It has been an ugly month for the technology sector.
The Nasdaq is on pace for its worst month since October 2008. Sentiment for the sector has turned negative, and dip buyers have been elusive. Fears of slowing growth, higher interest rates, uncertainty about supply chains and geopolitical events have weighed on the broader market, but tech has carried the brunt of the pain. In April, the Nasdaq entered bear market territory (a decline of 20% or more).
It’s situations like this that remind me of one of Warren Buffett’s famous quotes: Be fearful when others are greedy, and greedy when others are fearful.
Given the selloff in the once highflying growth sector, parts of the sector have become oversold and now carry much lower valuations. People seem to have given up on tech stocks — even the big-cap tech names that continue to produce strong free cash flow and engage in shareholder accretive activities like stock buybacks. In some respects, tech is looking more like a value sector than a growth sector.
Despite the growing belief that tech is “un-investable,” there’s some evidence to the contrary. However, not all tech is created equal.
What has changed?
Tech was once the darling of the market. These stocks led the market out of the pandemic-fueled bear market, as they were viewed as defensive plays that would weather the economic slowdown better than other parts of the market. Now, with a growing belief that we are heading for a slowdown in growth, tech has been less resilient.
Many of the big tech names in the S&P 500 (sans Apple) reached technical “bear market territory” off their all-time highs. Moreover, the worst performing Dow stock this year is also a tech company: Salesforce.com. Smaller, typically more speculative growth equities have seen much greater selling pressure over a longer timeframe. In sum, the whole tech complex is under pressure.
The good news is that valuations have come down in a big way. The next step is to determine if the fundamental outlook has changed for these companies. There’s no doubt that a slower economy might ding profit growth, but history has shown that it’s often during times of uncertainty and sluggish GDP — Q1 GDP released this week, showing a decline of 1.4% — is when pockets of quality growth stocks perform well.
Also keep in mind that, thus far, despite a couple surprising misses, earnings growth for Q1 has been better than expected for the tech sector. As things currently stand, the group has the best sales beat rate (meaning the number of companies in the sector beating their consensus estimates) and second-best earnings beat rate for Q1. Additionally, 2022 earnings growth has been steady near 8% for the tech sector over the past two months. Sales estimates have also held firm at about 10% for 2022. Despite all the fears of a growth slowdown, it’s not showing up in the numbers for tech stocks.
Large-cap technology valuations turn more attractive.
The valuation of tech has reset lower given the selloff, making some stocks look more attractive, especially as earnings growth holds its own. The tech sector’s forward price-to-earnings (P/E) ratio has dropped back to about 22x, a significant move lower from near 30x a few months ago. For perspective, a low-20x sector P/E is about on par with pre-COVID rates. Consumer Discretionary, dominated by Amazon and Tesla, has also turned less pricey. That sector’s forward P/E was above 40x in late 2020 but is now barely above 26x.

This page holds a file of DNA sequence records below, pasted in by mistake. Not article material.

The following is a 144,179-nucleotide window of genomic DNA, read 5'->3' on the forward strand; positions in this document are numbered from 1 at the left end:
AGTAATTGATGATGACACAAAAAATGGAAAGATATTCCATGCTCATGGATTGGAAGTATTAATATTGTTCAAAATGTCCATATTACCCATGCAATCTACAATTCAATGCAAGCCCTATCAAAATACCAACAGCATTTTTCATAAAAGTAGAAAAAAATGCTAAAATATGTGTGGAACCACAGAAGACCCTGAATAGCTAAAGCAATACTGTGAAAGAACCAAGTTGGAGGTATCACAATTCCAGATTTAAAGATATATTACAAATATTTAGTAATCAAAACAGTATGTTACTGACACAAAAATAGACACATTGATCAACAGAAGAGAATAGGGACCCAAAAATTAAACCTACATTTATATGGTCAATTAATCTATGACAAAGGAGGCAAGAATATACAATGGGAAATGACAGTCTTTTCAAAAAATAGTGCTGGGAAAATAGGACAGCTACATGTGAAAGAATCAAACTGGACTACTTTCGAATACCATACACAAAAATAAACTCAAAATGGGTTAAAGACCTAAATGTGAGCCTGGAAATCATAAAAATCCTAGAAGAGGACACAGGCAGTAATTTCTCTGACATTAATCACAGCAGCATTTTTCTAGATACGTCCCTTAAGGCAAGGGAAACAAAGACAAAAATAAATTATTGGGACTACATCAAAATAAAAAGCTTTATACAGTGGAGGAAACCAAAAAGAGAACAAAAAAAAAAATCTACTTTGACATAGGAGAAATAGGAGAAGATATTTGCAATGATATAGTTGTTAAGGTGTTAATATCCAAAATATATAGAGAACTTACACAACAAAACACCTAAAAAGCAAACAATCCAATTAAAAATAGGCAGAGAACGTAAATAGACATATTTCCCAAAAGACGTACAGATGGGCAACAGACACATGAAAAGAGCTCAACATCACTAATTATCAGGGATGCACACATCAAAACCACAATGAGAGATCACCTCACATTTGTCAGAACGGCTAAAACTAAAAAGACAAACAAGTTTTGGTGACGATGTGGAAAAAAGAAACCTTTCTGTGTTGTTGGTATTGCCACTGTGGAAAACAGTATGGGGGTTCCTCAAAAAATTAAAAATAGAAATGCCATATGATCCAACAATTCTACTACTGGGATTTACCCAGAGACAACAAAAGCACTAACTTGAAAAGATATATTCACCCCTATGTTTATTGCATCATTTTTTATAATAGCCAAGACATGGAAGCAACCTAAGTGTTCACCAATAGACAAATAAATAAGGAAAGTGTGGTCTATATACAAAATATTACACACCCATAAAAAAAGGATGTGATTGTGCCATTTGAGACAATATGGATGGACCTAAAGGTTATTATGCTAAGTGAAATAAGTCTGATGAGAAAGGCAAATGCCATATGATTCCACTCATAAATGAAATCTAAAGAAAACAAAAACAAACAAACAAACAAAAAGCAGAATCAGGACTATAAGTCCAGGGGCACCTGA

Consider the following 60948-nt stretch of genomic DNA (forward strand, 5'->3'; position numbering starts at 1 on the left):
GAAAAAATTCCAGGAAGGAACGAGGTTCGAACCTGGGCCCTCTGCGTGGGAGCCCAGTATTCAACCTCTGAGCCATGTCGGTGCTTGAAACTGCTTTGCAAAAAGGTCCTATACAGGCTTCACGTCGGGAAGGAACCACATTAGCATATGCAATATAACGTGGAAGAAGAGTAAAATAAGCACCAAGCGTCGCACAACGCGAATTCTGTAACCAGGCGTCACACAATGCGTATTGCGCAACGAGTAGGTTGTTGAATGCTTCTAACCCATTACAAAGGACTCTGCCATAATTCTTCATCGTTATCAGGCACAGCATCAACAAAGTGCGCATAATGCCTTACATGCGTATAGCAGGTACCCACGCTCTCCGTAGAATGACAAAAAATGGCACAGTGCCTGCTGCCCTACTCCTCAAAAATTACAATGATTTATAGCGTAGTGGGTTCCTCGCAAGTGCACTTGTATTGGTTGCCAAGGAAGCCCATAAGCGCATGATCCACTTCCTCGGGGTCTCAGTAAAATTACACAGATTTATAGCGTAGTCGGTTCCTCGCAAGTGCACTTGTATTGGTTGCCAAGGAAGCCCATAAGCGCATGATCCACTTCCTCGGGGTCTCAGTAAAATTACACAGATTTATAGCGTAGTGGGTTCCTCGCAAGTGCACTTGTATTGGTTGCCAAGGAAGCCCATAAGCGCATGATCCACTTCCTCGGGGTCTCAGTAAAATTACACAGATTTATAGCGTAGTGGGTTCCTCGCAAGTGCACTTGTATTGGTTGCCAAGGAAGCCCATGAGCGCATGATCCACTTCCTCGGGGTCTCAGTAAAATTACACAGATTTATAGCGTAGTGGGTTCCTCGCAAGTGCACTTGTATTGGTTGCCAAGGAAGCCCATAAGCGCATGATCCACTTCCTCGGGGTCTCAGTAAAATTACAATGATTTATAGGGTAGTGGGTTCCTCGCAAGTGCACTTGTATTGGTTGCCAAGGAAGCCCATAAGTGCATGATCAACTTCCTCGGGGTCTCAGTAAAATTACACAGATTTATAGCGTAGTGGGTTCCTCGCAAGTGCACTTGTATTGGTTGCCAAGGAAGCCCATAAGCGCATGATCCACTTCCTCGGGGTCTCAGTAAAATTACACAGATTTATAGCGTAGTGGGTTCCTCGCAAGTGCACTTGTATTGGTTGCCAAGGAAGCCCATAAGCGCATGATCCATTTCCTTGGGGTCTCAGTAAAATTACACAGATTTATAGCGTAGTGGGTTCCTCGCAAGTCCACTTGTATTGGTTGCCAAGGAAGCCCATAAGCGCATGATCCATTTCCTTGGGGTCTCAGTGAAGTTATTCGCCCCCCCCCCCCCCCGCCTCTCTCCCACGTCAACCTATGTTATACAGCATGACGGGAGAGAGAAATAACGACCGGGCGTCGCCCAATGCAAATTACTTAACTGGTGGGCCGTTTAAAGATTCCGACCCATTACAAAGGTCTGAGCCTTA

For the FAANGM stocks (that’s Facebook, Apple, Amazon, Netflix, Google and Microsoft), valuations have also been reduced. On average, the P/Es for this group are 25% lower than their five-year average. It has been rare to find these stocks at this type of discount in the past.
Separating quality and speculation in tech land
We cannot group all tech companies together, however. Cash flow-producing market leaders have separated themselves from speculative non-earners. Investors should tread carefully when looking to scoop up severely beaten down innovators that were the hot plays coming out of the pandemic. It can be tempting to buy shares in stocks that are down 70%+, but the dotcom bust taught us those broken names can go years without seeing meaningful bounces.
We believe it’s best to stick with high-quality, high-conviction tech stocks in this environment. Volatility continues to be high, and momentum is awful for small- and mid-cap growth companies. Large-cap tech-related firms continue to prove themselves as free cash flow marvels with a war chest of cash for share buybacks. The big names have also turned much cheaper. Even as the Nasdaq hits bear market territory, sticking with a strategy of owning good companies with reasonable valuations should reap rewards for long-term investors.
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Lindsey Bell, Ally’s chief markets & money strategist, is an award-winning investment professional with a passion for personal finance and more than 17 years of Wall Street experience. Bell’s unique ability to connect the dots between data and real life and craft bite-sized money ideas that people can use and apply stems from her deep background as an analyst, researcher and portfolio manager at organizations including J.P. Morgan and Deutsche Bank. She is known for demonstrating why and how an understanding of all things money improves a person’s finances and overall well-being. An ongoing CNBC contributor, Bell empowers consumers and investors across all walks of life and frequently shares her insights with the Wall Street Journal, Barron’s, Kiplinger’s, Forbes and Business Insider. She also serves on the board of Better Investing, a non-profit focused on investment education.